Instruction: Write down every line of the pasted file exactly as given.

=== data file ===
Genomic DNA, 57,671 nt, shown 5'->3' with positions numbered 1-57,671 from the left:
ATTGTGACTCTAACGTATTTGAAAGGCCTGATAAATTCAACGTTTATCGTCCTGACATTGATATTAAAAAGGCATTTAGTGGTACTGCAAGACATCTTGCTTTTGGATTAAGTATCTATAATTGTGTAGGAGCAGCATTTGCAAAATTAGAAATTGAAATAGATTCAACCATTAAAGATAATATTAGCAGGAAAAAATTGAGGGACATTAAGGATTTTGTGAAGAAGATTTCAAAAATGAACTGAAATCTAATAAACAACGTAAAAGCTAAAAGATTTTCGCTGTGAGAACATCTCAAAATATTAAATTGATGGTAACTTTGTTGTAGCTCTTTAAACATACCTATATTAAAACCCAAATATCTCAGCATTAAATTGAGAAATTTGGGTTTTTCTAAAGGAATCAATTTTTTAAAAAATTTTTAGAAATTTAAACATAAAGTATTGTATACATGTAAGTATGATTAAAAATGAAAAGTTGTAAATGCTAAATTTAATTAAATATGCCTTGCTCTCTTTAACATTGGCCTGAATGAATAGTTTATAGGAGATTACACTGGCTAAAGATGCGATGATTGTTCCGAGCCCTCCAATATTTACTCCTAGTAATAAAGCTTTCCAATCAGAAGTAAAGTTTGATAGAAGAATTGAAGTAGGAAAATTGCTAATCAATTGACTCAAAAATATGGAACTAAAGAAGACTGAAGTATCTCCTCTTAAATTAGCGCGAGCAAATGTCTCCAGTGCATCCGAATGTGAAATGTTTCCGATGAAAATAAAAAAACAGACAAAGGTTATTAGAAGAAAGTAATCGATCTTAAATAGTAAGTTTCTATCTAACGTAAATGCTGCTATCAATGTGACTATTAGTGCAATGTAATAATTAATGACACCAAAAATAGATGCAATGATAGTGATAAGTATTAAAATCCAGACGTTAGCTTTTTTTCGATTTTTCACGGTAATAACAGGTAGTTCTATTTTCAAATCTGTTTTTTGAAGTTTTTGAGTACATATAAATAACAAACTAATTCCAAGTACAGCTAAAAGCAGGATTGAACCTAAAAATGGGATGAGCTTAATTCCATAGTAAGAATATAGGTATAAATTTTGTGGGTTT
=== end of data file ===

Genomic DNA, 57,671 nt, shown 5'->3' with positions numbered 1-57,671 from the left:
ATTGTGACTCTAACGTATTTGAAAGGCCTGATAAATTCAACGTTTATCGTCCTGACATTGATATTAAAAAGGCATTTAGTGGTACTGCAAGACATCTTGCTTTTGGATTAAGTATCTATAATTGTGTAGGAGCAGCATTTGCAAAATTAGAAATTGAAATAGATTCAACCATTAAAGATAATATTAGCAGGAAAAAATTGAGGGACATTAAGGATTTTGTGAAGAAGATTTCAAAAATGAACTGAAATCTAATAAACAACGTAAAAGCTAAAAGATTTTCGCTGTGAGAACATCTCAAAATATTAAATTGATGGTAACTTTGTTGTAGCTCTTTAAACATACCTATATTAAAACCCAAATATCTCAGCATTAAATTGAGAAATTTGGGTTTTTCTAAAGGAATCAATTTTTTAAAAAATTTTTAGAAATTTAAACATAAAGTATTGTATACATGTAAGTATGATTAAAAATGAAAAGTTGTAAATGCTAAATTTAATTAAATATGCCTTGCTCTCTTTAACATTGGCCTGAATGAATAGTTTATAGGAGATTACACTGGCTAAAGATGCGATGATTGTTCCGAGCCCTCCAATATTTACTCCTAGTAATAAAGCTTTCCAATCAGAAGTAAAGTTTGATAGAAGAATTGAAGTAGGAAAATTGCTAATCAATTGACTCAAAAATATGGAACTAAAGAAGACTGAAGTATCTCCTCTTAAATTAGCGCGAGCAAATGTCTCCAGTGCATCCGAATGTGAAATGTTTCCGATGAAAATAAAAAAACAGACAAAGGTTATTAGAAGAAAGTAATCGATCTTAAATAGTAAGTTTCTATCTAACGTAAATGCTGCTATCAATGTGACTATTAGTGCAATGTAATAATTAATGACACCAAAAATAGATGCAATGATAGTGATAAGTATTAAAATCCAGACGTTAGCTTTTTTTCGATTTTTCACGGTAATAACAGGTAGTTCTATTTTCAAATCTGTTTTTTGAAGTTTTTGAGTACATATAAATAACAAACTAATTCCAAGTACAGCTAAAAGCAGGATTGAACCTAAAAATGGGATGAGCTTAATTCCATAGTAAGAATATAGGTATAAATTTTGTGGGTTT